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Volume: 9 Issue: 3 June 2011



Evaluating Steatosis in Pancreatic Transplant

Pancreatic transplant remains the only treatment that cures insulin-dependent diabetes mellitus. It is recognized by transplant surgeons that donor pancreases with excessive fat infiltration have a poorer clinical outcome, resulting in significant recipient morbidity and mortality. However, no objective measure of pancreatic fat infiltration exists, and no study has been done that correlates the level of fat infiltration with clinical outcome. There have been significant radiologic advances that allow assessment of fat content of organs, and these could be used to accurately quantify the extent of pancreatic fat infiltration. We reviewed the literature regarding pancreatic steatosis, and examined ways in which the level of steatosis could be objectively measured before transplant, thereby improving clinical outcome.

Key words : Pancreas, Graft, Fat, Diabetes, Surgery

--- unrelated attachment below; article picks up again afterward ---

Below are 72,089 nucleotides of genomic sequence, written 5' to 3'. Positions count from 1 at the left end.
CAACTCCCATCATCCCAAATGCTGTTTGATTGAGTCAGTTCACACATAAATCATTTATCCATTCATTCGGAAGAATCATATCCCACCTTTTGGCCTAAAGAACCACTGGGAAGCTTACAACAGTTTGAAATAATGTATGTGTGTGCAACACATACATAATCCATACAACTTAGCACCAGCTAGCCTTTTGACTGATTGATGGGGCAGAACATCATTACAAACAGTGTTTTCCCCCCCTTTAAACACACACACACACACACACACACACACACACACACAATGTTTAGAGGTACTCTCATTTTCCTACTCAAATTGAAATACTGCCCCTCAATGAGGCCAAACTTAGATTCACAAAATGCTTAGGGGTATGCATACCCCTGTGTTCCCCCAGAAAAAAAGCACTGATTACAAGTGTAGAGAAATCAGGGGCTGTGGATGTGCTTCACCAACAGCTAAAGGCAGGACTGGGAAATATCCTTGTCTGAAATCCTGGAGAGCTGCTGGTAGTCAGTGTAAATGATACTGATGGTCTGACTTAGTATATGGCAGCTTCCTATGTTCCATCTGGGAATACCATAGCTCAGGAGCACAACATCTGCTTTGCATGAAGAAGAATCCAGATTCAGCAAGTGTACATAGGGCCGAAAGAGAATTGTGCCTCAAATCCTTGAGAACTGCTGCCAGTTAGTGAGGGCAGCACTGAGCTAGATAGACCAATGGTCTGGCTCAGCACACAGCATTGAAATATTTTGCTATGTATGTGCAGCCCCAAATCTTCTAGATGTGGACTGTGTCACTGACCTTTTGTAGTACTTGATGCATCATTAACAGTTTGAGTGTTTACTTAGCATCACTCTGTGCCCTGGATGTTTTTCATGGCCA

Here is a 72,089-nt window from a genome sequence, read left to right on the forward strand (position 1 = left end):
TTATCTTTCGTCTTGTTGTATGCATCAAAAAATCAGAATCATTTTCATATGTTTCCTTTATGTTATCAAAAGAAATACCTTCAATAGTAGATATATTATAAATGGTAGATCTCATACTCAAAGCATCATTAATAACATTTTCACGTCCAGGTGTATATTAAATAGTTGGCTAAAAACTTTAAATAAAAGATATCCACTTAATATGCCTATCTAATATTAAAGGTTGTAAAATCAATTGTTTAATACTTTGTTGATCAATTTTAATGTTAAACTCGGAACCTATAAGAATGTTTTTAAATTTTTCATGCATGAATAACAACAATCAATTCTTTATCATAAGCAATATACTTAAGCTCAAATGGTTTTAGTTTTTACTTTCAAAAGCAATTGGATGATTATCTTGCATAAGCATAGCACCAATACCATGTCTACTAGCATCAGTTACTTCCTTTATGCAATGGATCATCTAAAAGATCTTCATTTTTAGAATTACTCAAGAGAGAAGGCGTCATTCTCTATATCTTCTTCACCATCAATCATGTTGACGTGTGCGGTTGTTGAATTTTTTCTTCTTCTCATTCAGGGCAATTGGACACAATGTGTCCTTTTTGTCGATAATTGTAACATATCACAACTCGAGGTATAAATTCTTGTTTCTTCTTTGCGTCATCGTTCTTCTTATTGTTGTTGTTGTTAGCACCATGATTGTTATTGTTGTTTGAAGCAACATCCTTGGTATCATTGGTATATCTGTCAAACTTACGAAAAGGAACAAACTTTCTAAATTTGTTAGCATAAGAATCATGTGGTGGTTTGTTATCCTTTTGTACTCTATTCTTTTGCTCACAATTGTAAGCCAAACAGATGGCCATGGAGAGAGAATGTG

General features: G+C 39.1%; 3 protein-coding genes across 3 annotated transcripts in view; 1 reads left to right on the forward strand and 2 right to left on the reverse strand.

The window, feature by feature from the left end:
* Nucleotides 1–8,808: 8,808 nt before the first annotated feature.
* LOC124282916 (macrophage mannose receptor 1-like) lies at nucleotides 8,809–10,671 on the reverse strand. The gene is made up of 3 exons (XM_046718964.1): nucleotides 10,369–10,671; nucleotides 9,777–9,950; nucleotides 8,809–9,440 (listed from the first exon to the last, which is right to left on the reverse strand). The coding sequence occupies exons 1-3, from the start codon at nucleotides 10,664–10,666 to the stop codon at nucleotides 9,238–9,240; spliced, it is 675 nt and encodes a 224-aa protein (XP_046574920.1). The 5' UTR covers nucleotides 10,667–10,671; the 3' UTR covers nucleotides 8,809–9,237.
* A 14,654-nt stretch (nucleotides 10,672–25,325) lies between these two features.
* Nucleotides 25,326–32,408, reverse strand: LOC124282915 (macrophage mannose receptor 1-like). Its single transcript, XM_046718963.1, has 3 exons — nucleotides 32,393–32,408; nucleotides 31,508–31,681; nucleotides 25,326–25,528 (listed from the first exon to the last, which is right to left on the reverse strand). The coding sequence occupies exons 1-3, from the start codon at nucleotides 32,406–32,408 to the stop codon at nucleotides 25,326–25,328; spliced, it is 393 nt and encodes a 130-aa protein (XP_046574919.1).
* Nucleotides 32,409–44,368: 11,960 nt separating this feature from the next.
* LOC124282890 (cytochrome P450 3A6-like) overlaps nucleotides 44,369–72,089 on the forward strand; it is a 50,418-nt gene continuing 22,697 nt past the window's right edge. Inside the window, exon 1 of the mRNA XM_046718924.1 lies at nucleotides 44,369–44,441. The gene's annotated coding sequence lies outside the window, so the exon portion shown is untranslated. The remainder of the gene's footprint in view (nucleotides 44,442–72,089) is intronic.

Transplant surgeons have noted that a pancreas visibly infiltrated by fat (Figure 1) at retrieval tends to have a much poorer clinical outcome. Pancreases that are deemed to have excessive fatty infiltration (Figure 2A and 2B) are not used. Yet this assessment is made by simply “eye-balling” the pancreas and assessing macroscopic evidence of fat infiltration; not by any objective measure. Hence, we sought to explore the phenomenon of pancreatic steatosis (fatty infiltration of the pancreas) and its implications for organ transplant. Ultimately, we wish to suggest ways to translate this clinical observation into objective measures that can be used to predict and improve clinical outcome.